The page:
How the Sovereign Citizen Movement Works

The Reasoning Behind Sovereign Citizen Claims

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Many sovereign citizens find significance in the fact that U.S. money is no longer backed by gold. MICHAL CIZEK/AFP/Getty Images

Not every splinter of sovereign citizen ideology believes the same things, but in general the movement is built on detailed interpretations of language written into laws and documents like the Constitution, court decisions and international treaties. Sovereign citizen logic usually draws a web of intricate connections between these various documents, and it bears a strong resemblance to the reasoning of conspiracy theorists. Sovereign citizens' claims that the U.S. is secretly controlled by foreign powers and that the government is "tricking" people into becoming citizens are, in fact, conspiracy theories.

But the justifications for sovereign citizens' beliefs are nebulous. One line of sovereign thought suggests that the United States is a corporation, not a country, and that all laws, including criminal laws, fall under the laws of the sea and international commerce, or admiralty law. By viewing all laws through the lens of commercial law (maritime and otherwise), sovereign citizens can frame every legal matter as a contract dispute. Since contracts can't be upheld if both parties didn't enter voluntarily, sovereign citizens claim they're not subject to laws as long as they rigorously maintain their refusal to enter into the contract. This helps explain why they sign their names unusually and refuse to acknowledge legal notices or bills.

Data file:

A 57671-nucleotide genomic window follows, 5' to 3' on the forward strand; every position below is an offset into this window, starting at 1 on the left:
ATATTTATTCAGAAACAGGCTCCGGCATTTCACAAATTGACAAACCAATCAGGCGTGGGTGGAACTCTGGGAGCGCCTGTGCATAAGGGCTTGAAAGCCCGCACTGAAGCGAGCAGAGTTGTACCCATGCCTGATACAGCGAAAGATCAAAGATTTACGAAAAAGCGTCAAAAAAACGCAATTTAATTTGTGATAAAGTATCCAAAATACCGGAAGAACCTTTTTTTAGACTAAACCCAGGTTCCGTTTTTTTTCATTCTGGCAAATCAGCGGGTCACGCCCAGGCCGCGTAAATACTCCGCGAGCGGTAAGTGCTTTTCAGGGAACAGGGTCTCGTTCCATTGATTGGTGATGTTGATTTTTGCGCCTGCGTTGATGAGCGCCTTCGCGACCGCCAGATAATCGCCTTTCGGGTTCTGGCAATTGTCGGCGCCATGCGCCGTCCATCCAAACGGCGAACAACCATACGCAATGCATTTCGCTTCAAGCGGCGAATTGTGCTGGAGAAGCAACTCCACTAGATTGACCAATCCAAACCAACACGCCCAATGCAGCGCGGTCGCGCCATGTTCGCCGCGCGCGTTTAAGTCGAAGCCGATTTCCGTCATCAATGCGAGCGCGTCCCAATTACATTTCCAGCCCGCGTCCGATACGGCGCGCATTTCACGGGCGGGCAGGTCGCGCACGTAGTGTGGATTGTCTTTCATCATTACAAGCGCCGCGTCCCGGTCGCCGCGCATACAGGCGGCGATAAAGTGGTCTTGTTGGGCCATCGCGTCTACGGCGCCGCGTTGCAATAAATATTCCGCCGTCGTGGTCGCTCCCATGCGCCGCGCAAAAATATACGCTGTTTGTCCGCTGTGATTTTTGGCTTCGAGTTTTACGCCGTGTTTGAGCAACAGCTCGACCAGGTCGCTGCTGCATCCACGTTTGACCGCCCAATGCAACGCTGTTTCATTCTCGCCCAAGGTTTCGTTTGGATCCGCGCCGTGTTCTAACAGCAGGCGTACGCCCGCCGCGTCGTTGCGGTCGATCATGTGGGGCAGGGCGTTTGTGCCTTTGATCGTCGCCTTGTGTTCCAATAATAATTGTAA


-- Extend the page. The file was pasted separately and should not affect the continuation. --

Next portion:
Some sovereign citizens also find great significance in the fact that the U.S., along with virtually every other nation, took its currency off the gold standard in the 20th century. This means that currency the U.S. issues does not represent a real amount of gold for which it can be exchanged. Sovereign citizens interpret this to mean that the U.S. is in bankruptcy and used its citizens as collateral for foreign debt. So, according to them, the U.S. is no longer able to uphold, enter into or enforce contracts, and anyone aware of this supposed "secret" is no longer required to follow U.S. laws. Alternately, the lack of gold backing means U.S. money isn't "real" money, and therefore not taxable [source: Berger].

Then there's the matter of the 14th Amendment to the U.S. Constitution. Sovereign citizens argue that the first line — "All persons born or naturalized in the United States, and subject to the jurisdiction thereof, are citizens of the United States and of the State wherein they reside" — makes all U.S. citizens slaves to the government by overriding state laws with federal power. Therefore, they conclude, they can simply file paperwork with their county government renouncing the amendment, or that part of the amendment, and be free from the legal strictures that bind American "slaves" [source: Morton].

There are too many legal justifications for sovereign citizen claims to recount them comprehensively. Why are there so many? Because sovereign citizen ideology tends to assign invalid meaning to archaic laws or obscure texts. So, no matter what kind of trouble sovereign citizens get into, they can claim they are immune to it. But the legal system doesn't really recognize this philosophy.